My friend reminded me that, just as in English, two negatives make a positive.

A bunch of other friends sent me other examples that I haven't had time to look closely at yet, but we'll tackle them this afternoon.


Monday, November 2, 2009

French - Olders

We're reading Les Oeufs Verts au Jambon (Green Eggs and Ham). This was a great book to start with because of the sheer amount of repetition. I went through the book and listed out the vocabulary and grammar my students would need to know to puzzle out and understand each section. I pulled paradigms from the verbs in the book and homework assignments were transformations of sentences in the book or the composing of original sentences and questions using the grammar, vocabulary, and paradigms we'd already covered. We're almost finished. So far, here's the grammar we've covered:

basic -er verb conjugation and subject pronouns
negation with ne … pas (Je n'aime pas ce Sam-c'est moi!)
masculine and feminine nouns and articles
singular and plural nouns nouns and articles
making questions with est-ce que …
making questions by inversion
negative questions and subject pronoun placement (N'aimes-tu pas les oeufs verts au jambon?)
elision and liaison
using an infinitive with another noun (J'aime manger les oeufs.)
introduced direct object pronouns (les, en, me) and their placement
future tense
faux future
introduced passé composé

All this will continue to be reviewed as we come across it in our next book: Histoire de Babar.

Our paradigms, so far, include


The transformations I mentioned above were my friend's idea - I'd take a sentence from the book and have the girls re-write it according to a pattern. For example:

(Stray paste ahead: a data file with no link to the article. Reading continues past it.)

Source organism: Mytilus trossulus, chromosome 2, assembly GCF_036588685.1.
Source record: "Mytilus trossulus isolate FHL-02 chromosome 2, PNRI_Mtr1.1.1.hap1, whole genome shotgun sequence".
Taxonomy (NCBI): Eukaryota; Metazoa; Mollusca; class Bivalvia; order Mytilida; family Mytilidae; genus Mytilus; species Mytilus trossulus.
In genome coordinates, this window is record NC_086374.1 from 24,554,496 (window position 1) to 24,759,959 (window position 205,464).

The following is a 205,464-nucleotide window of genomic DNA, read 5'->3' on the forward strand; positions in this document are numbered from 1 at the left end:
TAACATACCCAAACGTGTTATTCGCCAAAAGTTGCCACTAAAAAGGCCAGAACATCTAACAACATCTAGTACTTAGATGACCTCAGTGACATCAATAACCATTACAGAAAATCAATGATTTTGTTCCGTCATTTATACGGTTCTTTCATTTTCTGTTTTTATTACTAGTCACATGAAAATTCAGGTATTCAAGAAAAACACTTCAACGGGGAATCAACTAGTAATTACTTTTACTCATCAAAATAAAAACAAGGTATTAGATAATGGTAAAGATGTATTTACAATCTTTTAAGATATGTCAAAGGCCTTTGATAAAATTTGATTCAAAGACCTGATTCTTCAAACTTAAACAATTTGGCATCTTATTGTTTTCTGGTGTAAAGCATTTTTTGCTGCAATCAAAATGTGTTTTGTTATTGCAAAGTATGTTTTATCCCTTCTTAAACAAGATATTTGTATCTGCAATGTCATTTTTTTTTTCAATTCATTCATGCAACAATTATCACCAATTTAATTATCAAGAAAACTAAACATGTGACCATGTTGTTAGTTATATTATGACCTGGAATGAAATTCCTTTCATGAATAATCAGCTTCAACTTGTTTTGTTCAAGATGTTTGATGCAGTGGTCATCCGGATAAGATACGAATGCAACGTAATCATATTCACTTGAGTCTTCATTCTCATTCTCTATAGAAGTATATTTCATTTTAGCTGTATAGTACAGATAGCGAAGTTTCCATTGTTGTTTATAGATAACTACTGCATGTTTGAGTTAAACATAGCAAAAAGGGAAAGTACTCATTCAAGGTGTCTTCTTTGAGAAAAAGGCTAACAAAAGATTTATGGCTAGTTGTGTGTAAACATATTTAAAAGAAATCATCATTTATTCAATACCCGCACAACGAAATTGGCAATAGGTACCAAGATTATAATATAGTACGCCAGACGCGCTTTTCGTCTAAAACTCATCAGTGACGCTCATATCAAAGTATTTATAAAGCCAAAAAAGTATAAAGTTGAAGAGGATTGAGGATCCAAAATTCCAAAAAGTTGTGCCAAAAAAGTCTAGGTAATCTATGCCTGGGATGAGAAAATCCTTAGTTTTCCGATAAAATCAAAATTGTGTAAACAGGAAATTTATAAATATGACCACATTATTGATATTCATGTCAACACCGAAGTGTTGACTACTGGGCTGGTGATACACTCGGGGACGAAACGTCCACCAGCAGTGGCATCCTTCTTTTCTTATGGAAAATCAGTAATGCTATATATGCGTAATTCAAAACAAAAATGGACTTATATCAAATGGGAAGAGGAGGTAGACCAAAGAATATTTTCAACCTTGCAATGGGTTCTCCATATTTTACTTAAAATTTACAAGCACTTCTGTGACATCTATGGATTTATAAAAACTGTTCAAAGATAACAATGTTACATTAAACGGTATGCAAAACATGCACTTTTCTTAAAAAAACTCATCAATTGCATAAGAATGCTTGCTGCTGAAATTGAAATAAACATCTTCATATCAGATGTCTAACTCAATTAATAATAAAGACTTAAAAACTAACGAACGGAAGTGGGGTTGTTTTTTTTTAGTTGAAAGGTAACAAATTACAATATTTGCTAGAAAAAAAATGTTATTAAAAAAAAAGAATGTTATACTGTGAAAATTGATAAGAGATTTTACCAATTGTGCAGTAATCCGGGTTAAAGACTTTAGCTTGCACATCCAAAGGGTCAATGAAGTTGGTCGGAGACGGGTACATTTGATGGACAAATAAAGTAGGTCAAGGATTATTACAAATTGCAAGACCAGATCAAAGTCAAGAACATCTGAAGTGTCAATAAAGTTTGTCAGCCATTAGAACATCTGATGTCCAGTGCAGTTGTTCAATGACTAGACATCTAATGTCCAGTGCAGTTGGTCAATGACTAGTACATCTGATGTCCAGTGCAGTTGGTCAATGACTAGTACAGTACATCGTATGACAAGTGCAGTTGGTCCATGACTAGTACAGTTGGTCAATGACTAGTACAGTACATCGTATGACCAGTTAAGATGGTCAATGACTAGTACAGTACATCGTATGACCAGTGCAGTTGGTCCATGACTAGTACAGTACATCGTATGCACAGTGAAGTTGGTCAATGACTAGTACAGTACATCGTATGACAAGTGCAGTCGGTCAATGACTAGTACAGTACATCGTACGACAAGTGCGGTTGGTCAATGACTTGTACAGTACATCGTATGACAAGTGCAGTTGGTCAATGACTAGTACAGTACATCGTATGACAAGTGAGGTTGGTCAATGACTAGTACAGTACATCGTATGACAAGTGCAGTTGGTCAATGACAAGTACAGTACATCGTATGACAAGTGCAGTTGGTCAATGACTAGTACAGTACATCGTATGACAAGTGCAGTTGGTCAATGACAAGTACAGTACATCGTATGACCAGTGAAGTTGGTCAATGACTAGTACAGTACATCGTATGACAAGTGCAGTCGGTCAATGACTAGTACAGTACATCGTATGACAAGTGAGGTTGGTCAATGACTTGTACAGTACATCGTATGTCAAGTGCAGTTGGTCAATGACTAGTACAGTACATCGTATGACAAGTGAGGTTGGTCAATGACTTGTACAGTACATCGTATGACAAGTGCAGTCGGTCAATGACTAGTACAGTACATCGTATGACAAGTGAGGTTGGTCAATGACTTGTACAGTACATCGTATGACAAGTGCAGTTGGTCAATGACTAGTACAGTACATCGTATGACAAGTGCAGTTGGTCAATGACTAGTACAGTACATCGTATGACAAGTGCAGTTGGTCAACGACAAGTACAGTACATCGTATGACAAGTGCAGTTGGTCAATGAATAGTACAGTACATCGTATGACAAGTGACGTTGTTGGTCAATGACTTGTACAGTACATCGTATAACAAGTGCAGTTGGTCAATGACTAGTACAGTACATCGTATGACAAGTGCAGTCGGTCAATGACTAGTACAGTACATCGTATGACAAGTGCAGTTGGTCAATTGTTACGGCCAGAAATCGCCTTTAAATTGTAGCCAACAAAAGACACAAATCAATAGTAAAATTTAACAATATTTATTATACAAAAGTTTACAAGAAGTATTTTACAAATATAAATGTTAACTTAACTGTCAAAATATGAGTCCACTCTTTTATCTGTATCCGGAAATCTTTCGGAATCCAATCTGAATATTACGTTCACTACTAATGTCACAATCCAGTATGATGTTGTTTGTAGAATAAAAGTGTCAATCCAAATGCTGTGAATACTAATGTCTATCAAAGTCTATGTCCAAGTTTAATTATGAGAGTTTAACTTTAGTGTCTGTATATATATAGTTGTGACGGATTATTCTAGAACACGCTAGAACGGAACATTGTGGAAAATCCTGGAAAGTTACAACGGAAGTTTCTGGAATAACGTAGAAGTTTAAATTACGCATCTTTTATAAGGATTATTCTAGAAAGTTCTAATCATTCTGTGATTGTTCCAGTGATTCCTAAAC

Je n'aime pas les oeufs verts au jambon.

The assignment would include:

make positive
change the subject to second person, singular
use est-ce que to make a question
make question with inversion
make the subject plural
make the subject third person, singular or plural
change to false future
change to future
change to passé composé

Sometimes we'd do it as a chain, after one change, the new sentence would become the basis for the next change. Sometimes we'd change the original sentence over and over. This is how the above assignment might look upon completion:

Je n'aime pas les oeufs verts au jambon.

positive: J'aime les oeufs verts au jambon.
2nd person: Tu aimes les oeufs verts au jambon.
question: Est-ce que tu aimes les oeufs verts au jambon?
inversion: Aimes-tu les oeufs verts au jambon?
plural subject: Aimez-vous les oeufs verts au jambon?
3rd person, s: Aime-t-il les oeufs verts au jambon?
false future: Va-t-il aimer les oeufs verts au jambon?
future: Aimera-t-elle les oeufs verts au jambon?
passé composé: A-t-il aimé les oeufs verts au jambon?

I'm stunned at how much we've covered in only six weeks and am looking forward to Babar. Since it was originally written in French, I think we'll all learn a lot! And we're having fun, which means we're actually doing it!